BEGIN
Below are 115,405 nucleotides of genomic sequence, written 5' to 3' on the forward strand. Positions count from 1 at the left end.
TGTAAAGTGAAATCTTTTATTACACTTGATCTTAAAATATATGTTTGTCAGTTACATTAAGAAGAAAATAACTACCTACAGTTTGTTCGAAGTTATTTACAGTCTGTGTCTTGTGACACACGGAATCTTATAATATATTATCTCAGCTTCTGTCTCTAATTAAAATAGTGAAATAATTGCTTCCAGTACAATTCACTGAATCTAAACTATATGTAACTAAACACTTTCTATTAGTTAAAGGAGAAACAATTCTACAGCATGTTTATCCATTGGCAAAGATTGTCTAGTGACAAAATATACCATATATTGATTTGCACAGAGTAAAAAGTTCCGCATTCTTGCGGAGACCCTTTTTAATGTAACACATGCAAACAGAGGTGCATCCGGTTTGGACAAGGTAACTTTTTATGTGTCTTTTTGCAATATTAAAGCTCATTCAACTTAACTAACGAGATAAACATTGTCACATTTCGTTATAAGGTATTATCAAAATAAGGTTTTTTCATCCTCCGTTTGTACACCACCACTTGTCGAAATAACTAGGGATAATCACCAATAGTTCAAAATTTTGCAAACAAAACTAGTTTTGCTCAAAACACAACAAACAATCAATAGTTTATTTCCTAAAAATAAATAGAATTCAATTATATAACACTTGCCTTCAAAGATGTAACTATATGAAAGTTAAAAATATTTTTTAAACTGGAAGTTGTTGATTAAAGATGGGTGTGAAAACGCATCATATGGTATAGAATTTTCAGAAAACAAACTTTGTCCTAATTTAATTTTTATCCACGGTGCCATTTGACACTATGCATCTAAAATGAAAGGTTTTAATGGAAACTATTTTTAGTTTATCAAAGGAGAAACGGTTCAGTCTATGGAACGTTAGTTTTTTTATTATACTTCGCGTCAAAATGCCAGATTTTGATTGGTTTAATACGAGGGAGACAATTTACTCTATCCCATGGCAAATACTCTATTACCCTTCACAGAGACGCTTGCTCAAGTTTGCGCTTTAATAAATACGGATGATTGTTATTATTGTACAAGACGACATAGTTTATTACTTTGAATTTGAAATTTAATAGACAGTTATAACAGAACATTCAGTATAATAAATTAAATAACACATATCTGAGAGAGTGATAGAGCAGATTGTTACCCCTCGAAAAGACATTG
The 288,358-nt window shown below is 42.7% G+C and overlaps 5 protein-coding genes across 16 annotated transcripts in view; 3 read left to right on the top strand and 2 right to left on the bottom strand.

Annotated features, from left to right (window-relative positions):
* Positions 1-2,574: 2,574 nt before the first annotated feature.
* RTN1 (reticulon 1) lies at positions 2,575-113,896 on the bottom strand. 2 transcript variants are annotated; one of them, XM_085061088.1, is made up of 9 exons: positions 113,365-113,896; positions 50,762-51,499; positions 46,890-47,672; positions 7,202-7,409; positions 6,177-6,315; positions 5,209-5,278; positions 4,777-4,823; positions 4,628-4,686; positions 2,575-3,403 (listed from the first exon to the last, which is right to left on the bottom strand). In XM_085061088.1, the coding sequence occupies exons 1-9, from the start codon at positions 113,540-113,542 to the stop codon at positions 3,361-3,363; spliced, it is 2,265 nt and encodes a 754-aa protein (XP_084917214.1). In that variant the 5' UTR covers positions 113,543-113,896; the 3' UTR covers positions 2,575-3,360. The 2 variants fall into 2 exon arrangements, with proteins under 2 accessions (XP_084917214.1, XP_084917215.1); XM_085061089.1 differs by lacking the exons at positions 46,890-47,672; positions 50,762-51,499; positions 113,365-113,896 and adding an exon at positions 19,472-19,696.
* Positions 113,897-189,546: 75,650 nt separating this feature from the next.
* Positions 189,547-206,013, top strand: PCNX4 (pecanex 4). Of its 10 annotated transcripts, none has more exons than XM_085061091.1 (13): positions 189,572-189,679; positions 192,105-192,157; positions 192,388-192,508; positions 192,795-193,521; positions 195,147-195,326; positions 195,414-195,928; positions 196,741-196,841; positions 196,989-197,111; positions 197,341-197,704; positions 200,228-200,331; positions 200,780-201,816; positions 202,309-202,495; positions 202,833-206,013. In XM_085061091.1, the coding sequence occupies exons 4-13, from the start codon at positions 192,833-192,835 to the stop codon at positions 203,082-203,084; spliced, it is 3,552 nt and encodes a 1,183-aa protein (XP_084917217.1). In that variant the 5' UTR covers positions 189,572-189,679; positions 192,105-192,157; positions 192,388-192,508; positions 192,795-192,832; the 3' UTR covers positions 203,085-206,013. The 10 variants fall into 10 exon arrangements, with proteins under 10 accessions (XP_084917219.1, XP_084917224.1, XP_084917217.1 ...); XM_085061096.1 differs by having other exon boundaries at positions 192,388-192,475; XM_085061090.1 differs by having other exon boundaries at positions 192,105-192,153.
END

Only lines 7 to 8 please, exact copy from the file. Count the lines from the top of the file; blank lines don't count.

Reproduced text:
* Positions 113,897-189,546: 75,650 nt separating this feature from the next.
* Positions 189,547-206,013, top strand: PCNX4 (pecanex 4). Of its 10 annotated transcripts, none has more exons than XM_085061091.1 (13): positions 189,572-189,679; positions 192,105-192,157; positions 192,388-192,508; positions 192,795-193,521; positions 195,147-195,326; positions 195,414-195,928; positions 196,741-196,841; positions 196,989-197,111; positions 197,341-197,704; positions 200,228-200,331; positions 200,780-201,816; positions 202,309-202,495; positions 202,833-206,013. In XM_085061091.1, the coding sequence occupies exons 4-13, from the start codon at positions 192,833-192,835 to the stop codon at positions 203,082-203,084; spliced, it is 3,552 nt and encodes a 1,183-aa protein (XP_084917217.1). In that variant the 5' UTR covers positions 189,572-189,679; positions 192,105-192,157; positions 192,388-192,508; positions 192,795-192,832; the 3' UTR covers positions 203,085-206,013. The 10 variants fall into 10 exon arrangements, with proteins under 10 accessions (XP_084917219.1, XP_084917224.1, XP_084917217.1 ...); XM_085061096.1 differs by having other exon boundaries at positions 192,388-192,475; XM_085061090.1 differs by having other exon boundaries at positions 192,105-192,153.